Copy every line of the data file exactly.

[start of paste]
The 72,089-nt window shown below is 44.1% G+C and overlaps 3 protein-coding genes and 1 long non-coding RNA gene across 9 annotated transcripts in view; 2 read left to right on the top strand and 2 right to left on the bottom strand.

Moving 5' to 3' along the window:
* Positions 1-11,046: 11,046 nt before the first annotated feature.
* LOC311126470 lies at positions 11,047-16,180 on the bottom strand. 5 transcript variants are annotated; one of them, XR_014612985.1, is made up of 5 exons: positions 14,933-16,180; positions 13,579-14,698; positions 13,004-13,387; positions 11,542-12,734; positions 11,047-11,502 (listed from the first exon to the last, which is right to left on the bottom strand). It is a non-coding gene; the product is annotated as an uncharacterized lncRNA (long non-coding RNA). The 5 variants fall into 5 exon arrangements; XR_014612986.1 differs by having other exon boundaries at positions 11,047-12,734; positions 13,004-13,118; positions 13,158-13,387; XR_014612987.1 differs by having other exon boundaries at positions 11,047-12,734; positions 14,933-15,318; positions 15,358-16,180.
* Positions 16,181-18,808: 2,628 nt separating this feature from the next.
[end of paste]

The 72,089-nt window shown below is 44.1% G+C and overlaps 3 protein-coding genes and 1 long non-coding RNA gene across 9 annotated transcripts in view; 2 read left to right on the top strand and 2 right to left on the bottom strand.

Moving 5' to 3' along the window:
* Positions 1-11,046: 11,046 nt before the first annotated feature.
* LOC311126470 lies at positions 11,047-16,180 on the bottom strand. 5 transcript variants are annotated; one of them, XR_014612985.1, is made up of 5 exons: positions 14,933-16,180; positions 13,579-14,698; positions 13,004-13,387; positions 11,542-12,734; positions 11,047-11,502 (listed from the first exon to the last, which is right to left on the bottom strand). It is a non-coding gene; the product is annotated as an uncharacterized lncRNA (long non-coding RNA). The 5 variants fall into 5 exon arrangements; XR_014612986.1 differs by having other exon boundaries at positions 11,047-12,734; positions 13,004-13,118; positions 13,158-13,387; XR_014612987.1 differs by having other exon boundaries at positions 11,047-12,734; positions 14,933-15,318; positions 15,358-16,180.
* Positions 16,181-18,808: 2,628 nt separating this feature from the next.